Joseph McCabe (1867-1955) was one of the most prolific authors of all time. He was brought up as a Roman Catholic, worked on Latin documents, and made himself very well-informed about Christianity, but turned against it. But he was extremely naive about Jews; bear this in mind.

Click for Detailed notes on McCabe - scroll down for selections from A Rationalist Encyclopaedia (1948).

Here's the full A Rationalist Encyclopaedia (about 1.3 MBytes; Word format; includes notes on some of its limits)

Russia and Religion (McCabe means the U.S.S.R. mostly the 1930s)

J. McCabe, Rationalists Encyclopaedia

Russia, Religion in. The zeal with which the anti-religious campaign was pressed (unofficially) in the ten years after the Revolution' must be understood in the light of the history of the Russian (or Orthodox) Church. Christianity had a foul record in the country until 1917, particularly in supporting every outrage of the Tsars and nobles upon the people. It was imposed upon Russia in the tenth century by "St." Vladimir, a brutal prince who raped and then "married" a Greek nun, and had in addition about a thousand concubines. It brought with it all the corruption of the Byzantine Church, and it has an even more ignoble history than Roman Christianity in the West. Peter the Great despised and insulted it, and Catherine, in her earlier years, expressed open disdain of it; but in the reaction to which the French Revolution gave occasion it became again the bulwark of the throne and blessed every injustice. In Russia even serfdom lasted until 1861, and the Church had no part whatever in the freeing of the 42,000,000 serfs; and most of the nobles continued to treat them inhumanly. The priests were for the most part very ignorant and sensual - a shade lower than the priests of Ireland - and the bishops took sides with the Tsar and bureaucracy against the people until the Revolution. No body has been louder in charges of persecution than the Roman Catholics, and it is of interest to find Catholic writers (G. London and C. Pichon, Le Vatican et le monde moderne, 1933) relating that the Vatican hailed the Revolution "with real relief," and at once approached Lenin in the hope that its own would displace the Orthodox hierarchy. This appeal was constantly repeated, notably in 1922, when the Pope got permission to join in the relief of sufferers from the great famine; but the Russians found that the priests, contrary to their agreement, used the opportunity for propaganda (p. 406), and the Soviet authorities rightly dismissed them. The American Jesuit in charge of the mission, Fr. Walsh, then turned against Russia, and in an odious and mendacious booklet charged it with horrible persecution and the massacre of 6,900 Catholics. From that date (1930) the present Pope, then Secretary of State, stridently demanded the war upon Russia which Hitler - in his own interest, but also in the hope that the Pope's intrigues in the British Empire and America would split up the Allies - at length began. The worth of the stories of barbarous persecution during the Civil War that followed the Revolution may be judged from the statement of L. Lawton, in his History of the Revolution, that the Bolsheviks killed 8,050 ecclesiastics, including 1,275 arch-bishops and bishops. The Catholic Encyclopaedia informs us that there were only about eighty archbishops and bishops in the whole of Russia at the time, and few of them were killed. The Russian Catholic, Miss Almedingen (The Catholic Church in Russia, 1923), admits that few priests, and only one bishop, were killed, and that these were guilty (of conspiracy) in Russian law. Nearly all Catholic priests in Russia, and most of the laity, were Poles, and during the White War they intrigued on behalf of Poland. See I. H. Jackson's impartial work, The Post-War World (1935). For a temperate Russian account of the facts see F. Yaroslavsky's Religion in the U.S.S.R. (1932), in which the growth of the Atheist Movement is described. For admissions, of both Catholic priests and the highest authorities of the Orthodox Church and the Jewish community, that there never was at any time a persecution of religion in Russia, see the booklet by M. Sherwood, The Soviet War on Religion (1931). The way in which the cry of persecution has been sustained in the British Press and by Anglican as well as Romanist bishops is disgraceful. Pressed by pious Members in the House, our Foreign Secretary, Arthur Henderson, consulted our ambassador at Moscow, Sir Esmond Ovey, and gave (April 24, 1930) his official report that "no case has been discovered of a priest or anyone else being punished for practising religion." No writer or paper recalled that in the last century the Russian Church had treated the Romanists with just that brutality which is now attributed to the Bolsheviks (Catholic Encyclopaedia), or that, under Lenin, Catholics for the first time in history were allowed sacred processions in the streets (Almedingen).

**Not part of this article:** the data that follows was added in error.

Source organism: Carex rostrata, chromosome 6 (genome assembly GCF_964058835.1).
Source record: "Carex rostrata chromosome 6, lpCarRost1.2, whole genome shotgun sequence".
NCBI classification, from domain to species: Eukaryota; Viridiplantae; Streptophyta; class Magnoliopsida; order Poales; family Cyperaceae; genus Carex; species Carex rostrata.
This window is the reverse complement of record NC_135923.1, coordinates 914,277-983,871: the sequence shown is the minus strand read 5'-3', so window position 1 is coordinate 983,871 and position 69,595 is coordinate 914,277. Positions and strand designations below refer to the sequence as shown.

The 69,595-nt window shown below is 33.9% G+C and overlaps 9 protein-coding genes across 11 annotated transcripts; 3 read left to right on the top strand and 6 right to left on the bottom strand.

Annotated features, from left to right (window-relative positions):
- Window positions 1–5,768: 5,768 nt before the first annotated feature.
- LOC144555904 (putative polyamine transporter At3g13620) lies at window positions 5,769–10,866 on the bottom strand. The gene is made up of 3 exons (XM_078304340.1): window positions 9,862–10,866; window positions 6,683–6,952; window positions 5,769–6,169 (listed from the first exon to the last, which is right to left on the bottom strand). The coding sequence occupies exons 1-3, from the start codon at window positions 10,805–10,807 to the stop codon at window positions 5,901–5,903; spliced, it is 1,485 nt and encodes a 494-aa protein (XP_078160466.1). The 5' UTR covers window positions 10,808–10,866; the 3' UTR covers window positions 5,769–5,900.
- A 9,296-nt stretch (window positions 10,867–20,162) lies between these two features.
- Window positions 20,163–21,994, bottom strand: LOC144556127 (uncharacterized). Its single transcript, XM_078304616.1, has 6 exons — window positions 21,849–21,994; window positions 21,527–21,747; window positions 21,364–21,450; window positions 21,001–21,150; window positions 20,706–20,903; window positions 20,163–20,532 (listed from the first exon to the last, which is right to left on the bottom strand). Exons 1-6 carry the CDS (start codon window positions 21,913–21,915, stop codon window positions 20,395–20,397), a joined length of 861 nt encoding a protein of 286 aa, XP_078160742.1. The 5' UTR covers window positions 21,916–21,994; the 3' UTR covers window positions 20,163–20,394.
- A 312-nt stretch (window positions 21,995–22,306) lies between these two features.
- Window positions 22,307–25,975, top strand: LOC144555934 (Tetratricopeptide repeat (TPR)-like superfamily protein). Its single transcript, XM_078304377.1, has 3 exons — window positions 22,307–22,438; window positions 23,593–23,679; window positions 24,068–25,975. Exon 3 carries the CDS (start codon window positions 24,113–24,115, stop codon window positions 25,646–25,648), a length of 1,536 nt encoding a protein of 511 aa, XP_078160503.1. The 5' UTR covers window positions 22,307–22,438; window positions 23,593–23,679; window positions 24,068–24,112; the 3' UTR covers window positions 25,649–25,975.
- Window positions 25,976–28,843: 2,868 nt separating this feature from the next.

The head of the Atheistic Movement, Yaroslavsky, never desired persecution, and neither Lenin nor Stalin would have countenanced it. The chief means adopted were the ridicule of religion, which, instead of inflaming the simple believers, as many think that it must, was most effective in turning them into Atheists, coupled with a correct account of the sordid history of the Russian Church. As a result, Atheism spread far more rapidly than any religion had ever advanced. It made fifty times as much progress in twenty-five years as early Christianity had made in 250 years. It is shown elsewhere [Christianity; Paganism] that the highest serious estimate of the number of Christians by the year 300 is 5,000,000, and the correct total is probably half that number; besides that, the fact that all but a very small minority abjured the faith in the Diocletian Persecution [see] sufficiently betrays the shallowness of their profession. In Soviet Russia, on the contrary, about 100,000,000 passed from the Churches to Atheism and Materialism in twenty years; indeed, since little could be done until the White War and the ensuing famine were over, we should say in the ten years from 1923 to 1933. Yaroslavsky's estimate that at most one-third of the people still belong to the Orthodox Church - the Roman Catholic Church, with its chronic conspiracy, has virtually ceased to exist - is generally accepted. It is endorsed by a Jesuit speaker in the report of the discussion of the Cambridge Summer School of Russian Studies in 1939 (Religion in Russia, 1940) As the total population was 170,000,006 in 1935, this implies (allowing for an already existing body of Atheists in the towns) the secession of at least 100,000,000 to Atheism, without any sort of persecution of religion. Even more important is the social-moral result. Serious criticism of the Soviet civilization is confined to the issue of political freedom, which is not relevant here. It is admitted that the general character of the people, which was very low under the old regime, has been remarkably improved in regard to intemperance, violence, crime, cleanliness, and mental alertness, and that the system of education and social service is one of the finest in the world. Our war alliance with Russia, and its heroic conduct, helped to dissipate the dense clouds of prejudice, largely due to religious misrepresentation, and when the world settles down we shall probably find in Russia a massive fact of importance in connection with the question of the relative social inspiration of religion or of Atheism and Materialism.